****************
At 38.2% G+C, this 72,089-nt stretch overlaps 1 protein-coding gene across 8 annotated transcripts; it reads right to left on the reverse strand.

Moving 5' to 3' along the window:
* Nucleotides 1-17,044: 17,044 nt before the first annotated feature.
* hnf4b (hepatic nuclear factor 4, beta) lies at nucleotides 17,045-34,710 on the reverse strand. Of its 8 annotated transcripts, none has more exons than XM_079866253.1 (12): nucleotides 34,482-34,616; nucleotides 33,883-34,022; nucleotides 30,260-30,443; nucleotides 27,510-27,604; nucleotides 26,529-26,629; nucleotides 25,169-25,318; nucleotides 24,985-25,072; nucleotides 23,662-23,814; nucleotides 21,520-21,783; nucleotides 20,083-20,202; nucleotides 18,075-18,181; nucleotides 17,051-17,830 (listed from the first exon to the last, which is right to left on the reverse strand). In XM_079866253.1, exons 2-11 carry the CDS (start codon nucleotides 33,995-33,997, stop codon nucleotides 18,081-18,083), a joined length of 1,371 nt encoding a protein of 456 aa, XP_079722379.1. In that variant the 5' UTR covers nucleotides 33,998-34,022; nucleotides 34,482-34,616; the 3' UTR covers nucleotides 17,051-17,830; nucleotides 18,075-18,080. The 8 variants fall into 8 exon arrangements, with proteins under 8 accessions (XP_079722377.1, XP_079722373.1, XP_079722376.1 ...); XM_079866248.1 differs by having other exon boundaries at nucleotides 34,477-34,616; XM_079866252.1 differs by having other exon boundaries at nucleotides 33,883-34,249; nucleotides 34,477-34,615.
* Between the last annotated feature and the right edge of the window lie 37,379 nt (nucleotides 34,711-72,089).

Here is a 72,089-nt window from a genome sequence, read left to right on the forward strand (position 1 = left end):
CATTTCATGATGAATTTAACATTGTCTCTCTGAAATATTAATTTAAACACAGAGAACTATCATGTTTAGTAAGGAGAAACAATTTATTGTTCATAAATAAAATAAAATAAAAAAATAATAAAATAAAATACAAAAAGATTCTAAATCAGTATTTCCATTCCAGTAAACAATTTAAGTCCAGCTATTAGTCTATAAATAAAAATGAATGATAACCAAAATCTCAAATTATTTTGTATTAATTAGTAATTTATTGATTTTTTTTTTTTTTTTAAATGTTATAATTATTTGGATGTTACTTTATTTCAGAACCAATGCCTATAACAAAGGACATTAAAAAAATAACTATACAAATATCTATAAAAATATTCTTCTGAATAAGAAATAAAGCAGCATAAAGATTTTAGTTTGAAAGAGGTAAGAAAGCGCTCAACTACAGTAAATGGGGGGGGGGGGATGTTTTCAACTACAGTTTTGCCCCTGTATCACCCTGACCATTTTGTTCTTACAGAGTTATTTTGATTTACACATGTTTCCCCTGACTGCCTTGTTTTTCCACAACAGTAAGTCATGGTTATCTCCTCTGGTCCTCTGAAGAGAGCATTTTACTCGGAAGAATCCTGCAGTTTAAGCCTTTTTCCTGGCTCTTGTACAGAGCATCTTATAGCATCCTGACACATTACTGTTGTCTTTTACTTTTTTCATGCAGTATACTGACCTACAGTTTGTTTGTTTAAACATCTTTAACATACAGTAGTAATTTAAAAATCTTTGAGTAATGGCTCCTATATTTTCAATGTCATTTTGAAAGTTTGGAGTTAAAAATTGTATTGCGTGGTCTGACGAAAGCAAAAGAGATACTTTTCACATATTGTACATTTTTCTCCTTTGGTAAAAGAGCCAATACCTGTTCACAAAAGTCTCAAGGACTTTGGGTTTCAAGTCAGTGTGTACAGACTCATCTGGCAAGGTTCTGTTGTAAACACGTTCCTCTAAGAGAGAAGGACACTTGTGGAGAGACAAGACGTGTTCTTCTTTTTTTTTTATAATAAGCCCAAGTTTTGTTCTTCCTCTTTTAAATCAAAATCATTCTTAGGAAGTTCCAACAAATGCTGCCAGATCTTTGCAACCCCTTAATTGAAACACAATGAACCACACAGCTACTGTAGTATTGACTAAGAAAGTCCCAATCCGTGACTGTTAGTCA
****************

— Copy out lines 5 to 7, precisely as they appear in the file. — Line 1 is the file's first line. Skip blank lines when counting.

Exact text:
* Between the last annotated feature and the right edge of the window lie 37,379 nt (nucleotides 34,711-72,089).

Here is a 72,089-nt window from a genome sequence, read left to right on the forward strand (position 1 = left end):
CATTTCATGATGAATTTAACATTGTCTCTCTGAAATATTAATTTAAACACAGAGAACTATCATGTTTAGTAAGGAGAAACAATTTATTGTTCATAAATAAAATAAAATAAAAAAATAATAAAATAAAATACAAAAAGATTCTAAATCAGTATTTCCATTCCAGTAAACAATTTAAGTCCAGCTATTAGTCTATAAATAAAAATGAATGATAACCAAAATCTCAAATTATTTTGTATTAATTAGTAATTTATTGATTTTTTTTTTTTTTTTAAATGTTATAATTATTTGGATGTTACTTTATTTCAGAACCAATGCCTATAACAAAGGACATTAAAAAAATAACTATACAAATATCTATAAAAATATTCTTCTGAATAAGAAATAAAGCAGCATAAAGATTTTAGTTTGAAAGAGGTAAGAAAGCGCTCAACTACAGTAAATGGGGGGGGGGGGATGTTTTCAACTACAGTTTTGCCCCTGTATCACCCTGACCATTTTGTTCTTACAGAGTTATTTTGATTTACACATGTTTCCCCTGACTGCCTTGTTTTTCCACAACAGTAAGTCATGGTTATCTCCTCTGGTCCTCTGAAGAGAGCATTTTACTCGGAAGAATCCTGCAGTTTAAGCCTTTTTCCTGGCTCTTGTACAGAGCATCTTATAGCATCCTGACACATTACTGTTGTCTTTTACTTTTTTCATGCAGTATACTGACCTACAGTTTGTTTGTTTAAACATCTTTAACATACAGTAGTAATTTAAAAATCTTTGAGTAATGGCTCCTATATTTTCAATGTCATTTTGAAAGTTTGGAGTTAAAAATTGTATTGCGTGGTCTGACGAAAGCAAAAGAGATACTTTTCACATATTGTACATTTTTCTCCTTTGGTAAAAGAGCCAATACCTGTTCACAAAAGTCTCAAGGACTTTGGGTTTCAAGTCAGTGTGTACAGACTCATCTGGCAAGGTTCTGTTGTAAACACGTTCCTCTAAGAGAGAAGGACACTTGTGGAGAGACAAGACGTGTTCTTCTTTTTTTTTTATAATAAGCCCAAGTTTTGTTCTTCCTCTTTTAAATCAAAATCATTCTTAGGAAGTTCCAACAAATGCTGCCAGATCTTTGCAACCCCTTAATTGAAACACAATGAACCACACAGCTACTGTAGTATTGACTAAGAAAGTCCCAATCCGTGACTGTTAGTCA